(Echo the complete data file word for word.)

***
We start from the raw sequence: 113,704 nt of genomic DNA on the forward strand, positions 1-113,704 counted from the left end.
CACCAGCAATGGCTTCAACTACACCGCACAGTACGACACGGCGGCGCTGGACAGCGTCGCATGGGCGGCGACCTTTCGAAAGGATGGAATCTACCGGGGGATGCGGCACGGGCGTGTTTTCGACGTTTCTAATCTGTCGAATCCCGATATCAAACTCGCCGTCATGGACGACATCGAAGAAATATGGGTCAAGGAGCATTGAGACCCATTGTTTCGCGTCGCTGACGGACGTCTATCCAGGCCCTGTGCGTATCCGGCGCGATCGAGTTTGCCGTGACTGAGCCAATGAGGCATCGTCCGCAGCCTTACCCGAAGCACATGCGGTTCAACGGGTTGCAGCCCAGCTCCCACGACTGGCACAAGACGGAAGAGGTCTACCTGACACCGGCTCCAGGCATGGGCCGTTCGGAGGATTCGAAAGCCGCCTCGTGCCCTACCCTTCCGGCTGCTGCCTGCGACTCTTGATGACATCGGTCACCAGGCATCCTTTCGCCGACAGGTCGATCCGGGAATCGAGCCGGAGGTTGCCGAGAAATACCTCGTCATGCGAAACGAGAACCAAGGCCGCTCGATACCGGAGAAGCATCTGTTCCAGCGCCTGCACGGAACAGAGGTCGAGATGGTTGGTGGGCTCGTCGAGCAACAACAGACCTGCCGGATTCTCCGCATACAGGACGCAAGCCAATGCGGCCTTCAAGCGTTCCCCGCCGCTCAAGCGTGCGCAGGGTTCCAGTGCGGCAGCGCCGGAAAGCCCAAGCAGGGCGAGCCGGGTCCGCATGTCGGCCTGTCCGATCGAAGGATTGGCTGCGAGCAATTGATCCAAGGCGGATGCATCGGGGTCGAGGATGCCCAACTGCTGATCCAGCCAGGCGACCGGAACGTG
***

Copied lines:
We start from the raw sequence: 113,704 nt of genomic DNA on the forward strand, positions 1-113,704 counted from the left end.
CACCAGCAATGGCTTCAACTACACCGCACAGTACGACACGGCGGCGCTGGACAGCGTCGCATGGGCGGCGACCTTTCGAAAGGATGGAATCTACCGGGGGATGCGGCACGGGCGTGTTTTCGACGTTTCTAATCTGTCGAATCCCGATATCAAACTCGCCGTCATGGACGACATCGAAGAAATATGGGTCAAGGAGCATTGAGACCCATTGTTTCGCGTCGCTGACGGACGTCTATCCAGGCCCTGTGCGTATCCGGCGCGATCGAGTTTGCCGTGACTGAGCCAATGAGGCATCGTCCGCAGCCTTACCCGAAGCACATGCGGTTCAACGGGTTGCAGCCCAGCTCCCACGACTGGCACAAGACGGAAGAGGTCTACCTGACACCGGCTCCAGGCATGGGCCGTTCGGAGGATTCGAAAGCCGCCTCGTGCCCTACCCTTCCGGCTGCTGCCTGCGACTCTTGATGACATCGGTCACCAGGCATCCTTTCGCCGACAGGTCGATCCGGGAATCGAGCCGGAGGTTGCCGAGAAATACCTCGTCATGCGAAACGAGAACCAAGGCCGCTCGATACCGGAGAAGCATCTGTTCCAGCGCCTGCACGGAACAGAGGTCGAGATGGTTGGTGGGCTCGTCGAGCAACAACAGACCTGCCGGATTCTCCGCATACAGGACGCAAGCCAATGCGGCCTTCAAGCGTTCCCCGCCGCTCAAGCGTGCGCAGGGTTCCAGTGCGGCAGCGCCGGAAAGCCCAAGCAGGGCGAGCCGGGTCCGCATGTCGGCCTGTCCGATCGAAGGATTGGCTGCGAGCAATTGATCCAAGGCGGATGCATCGGGGTCGAGGATGCCCAACTGCTGATCCAGCCAGGCGACCGGAACGTG